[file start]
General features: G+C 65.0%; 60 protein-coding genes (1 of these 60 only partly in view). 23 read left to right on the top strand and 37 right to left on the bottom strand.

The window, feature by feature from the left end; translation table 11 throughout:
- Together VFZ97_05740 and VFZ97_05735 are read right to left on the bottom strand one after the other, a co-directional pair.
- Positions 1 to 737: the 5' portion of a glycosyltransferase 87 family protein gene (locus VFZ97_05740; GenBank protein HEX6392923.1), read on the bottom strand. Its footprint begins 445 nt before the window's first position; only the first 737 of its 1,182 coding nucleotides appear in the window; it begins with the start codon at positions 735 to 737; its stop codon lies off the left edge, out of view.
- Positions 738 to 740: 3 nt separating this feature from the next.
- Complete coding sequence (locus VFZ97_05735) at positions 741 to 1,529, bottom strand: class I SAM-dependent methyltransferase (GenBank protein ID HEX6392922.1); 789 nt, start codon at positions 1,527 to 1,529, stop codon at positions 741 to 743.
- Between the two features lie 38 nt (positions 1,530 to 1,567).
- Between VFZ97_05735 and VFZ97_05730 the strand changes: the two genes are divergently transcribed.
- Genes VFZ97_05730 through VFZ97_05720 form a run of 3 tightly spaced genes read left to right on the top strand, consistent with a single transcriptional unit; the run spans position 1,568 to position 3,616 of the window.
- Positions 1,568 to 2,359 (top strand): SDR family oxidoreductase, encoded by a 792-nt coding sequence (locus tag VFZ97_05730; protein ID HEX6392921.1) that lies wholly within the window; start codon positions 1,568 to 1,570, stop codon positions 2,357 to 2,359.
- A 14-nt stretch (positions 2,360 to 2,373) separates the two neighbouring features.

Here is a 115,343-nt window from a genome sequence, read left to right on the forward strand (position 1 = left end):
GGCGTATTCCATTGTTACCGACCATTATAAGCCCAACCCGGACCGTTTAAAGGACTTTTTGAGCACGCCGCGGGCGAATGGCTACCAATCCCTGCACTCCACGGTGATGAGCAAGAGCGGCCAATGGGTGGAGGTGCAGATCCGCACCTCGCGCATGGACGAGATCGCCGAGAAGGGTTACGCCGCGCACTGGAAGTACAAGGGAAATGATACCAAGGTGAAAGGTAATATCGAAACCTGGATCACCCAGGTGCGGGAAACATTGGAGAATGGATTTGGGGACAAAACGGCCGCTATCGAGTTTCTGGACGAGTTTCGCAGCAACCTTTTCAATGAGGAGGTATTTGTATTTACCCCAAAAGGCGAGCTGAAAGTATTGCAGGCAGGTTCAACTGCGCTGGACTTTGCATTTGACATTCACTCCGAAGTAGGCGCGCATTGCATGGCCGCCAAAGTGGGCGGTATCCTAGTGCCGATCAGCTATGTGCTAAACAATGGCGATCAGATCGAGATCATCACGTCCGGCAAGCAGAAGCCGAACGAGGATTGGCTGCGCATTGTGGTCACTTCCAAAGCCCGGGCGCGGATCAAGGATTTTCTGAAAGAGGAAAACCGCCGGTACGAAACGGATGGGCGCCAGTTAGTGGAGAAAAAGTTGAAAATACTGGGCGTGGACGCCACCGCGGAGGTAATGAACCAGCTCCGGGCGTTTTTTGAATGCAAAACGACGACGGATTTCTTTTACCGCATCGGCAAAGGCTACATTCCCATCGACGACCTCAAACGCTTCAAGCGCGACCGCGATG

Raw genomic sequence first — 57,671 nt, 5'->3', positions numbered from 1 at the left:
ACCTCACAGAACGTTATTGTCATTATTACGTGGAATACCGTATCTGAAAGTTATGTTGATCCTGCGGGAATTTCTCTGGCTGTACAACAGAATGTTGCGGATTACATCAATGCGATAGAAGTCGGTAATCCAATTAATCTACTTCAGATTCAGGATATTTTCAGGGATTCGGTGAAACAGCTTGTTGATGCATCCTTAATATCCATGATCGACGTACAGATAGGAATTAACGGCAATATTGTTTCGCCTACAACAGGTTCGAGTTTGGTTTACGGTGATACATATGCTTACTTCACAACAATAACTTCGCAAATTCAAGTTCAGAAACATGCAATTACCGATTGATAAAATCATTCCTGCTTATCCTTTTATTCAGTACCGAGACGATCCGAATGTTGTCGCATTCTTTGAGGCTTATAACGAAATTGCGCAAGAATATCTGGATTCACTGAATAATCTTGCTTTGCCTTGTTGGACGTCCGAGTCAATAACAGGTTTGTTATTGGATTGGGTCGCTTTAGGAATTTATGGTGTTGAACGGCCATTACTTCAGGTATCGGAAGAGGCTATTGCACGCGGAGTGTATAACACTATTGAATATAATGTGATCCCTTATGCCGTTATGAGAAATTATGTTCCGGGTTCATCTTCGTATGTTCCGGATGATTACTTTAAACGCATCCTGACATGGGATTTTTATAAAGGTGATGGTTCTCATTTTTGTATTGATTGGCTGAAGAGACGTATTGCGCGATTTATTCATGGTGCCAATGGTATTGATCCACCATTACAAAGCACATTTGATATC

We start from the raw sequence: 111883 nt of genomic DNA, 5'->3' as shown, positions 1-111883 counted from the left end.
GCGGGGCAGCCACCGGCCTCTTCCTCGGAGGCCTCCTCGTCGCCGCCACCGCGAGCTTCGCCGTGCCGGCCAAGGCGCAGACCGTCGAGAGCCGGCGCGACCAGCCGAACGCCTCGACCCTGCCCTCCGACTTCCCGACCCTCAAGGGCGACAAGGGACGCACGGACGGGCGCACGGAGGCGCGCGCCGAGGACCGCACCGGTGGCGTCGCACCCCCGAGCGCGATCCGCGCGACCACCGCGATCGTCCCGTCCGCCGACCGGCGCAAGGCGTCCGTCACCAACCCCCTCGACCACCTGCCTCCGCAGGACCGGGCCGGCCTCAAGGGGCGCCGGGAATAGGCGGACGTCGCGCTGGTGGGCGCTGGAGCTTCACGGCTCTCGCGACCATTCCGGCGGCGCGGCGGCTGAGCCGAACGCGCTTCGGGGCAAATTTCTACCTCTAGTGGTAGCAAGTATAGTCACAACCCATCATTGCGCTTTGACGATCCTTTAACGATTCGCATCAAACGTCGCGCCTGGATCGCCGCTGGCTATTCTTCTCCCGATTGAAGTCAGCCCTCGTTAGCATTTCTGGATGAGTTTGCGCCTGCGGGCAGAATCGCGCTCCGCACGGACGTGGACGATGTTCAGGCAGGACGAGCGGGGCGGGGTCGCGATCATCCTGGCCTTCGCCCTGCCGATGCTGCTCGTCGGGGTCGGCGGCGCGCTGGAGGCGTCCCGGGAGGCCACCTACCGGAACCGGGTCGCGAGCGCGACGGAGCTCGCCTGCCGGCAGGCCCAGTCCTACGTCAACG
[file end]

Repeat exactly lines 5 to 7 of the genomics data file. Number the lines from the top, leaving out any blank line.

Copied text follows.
- Positions 738 to 740: 3 nt separating this feature from the next.
- Complete coding sequence (locus VFZ97_05735) at positions 741 to 1,529, bottom strand: class I SAM-dependent methyltransferase (GenBank protein ID HEX6392922.1); 789 nt, start codon at positions 1,527 to 1,529, stop codon at positions 741 to 743.
- Between the two features lie 38 nt (positions 1,530 to 1,567).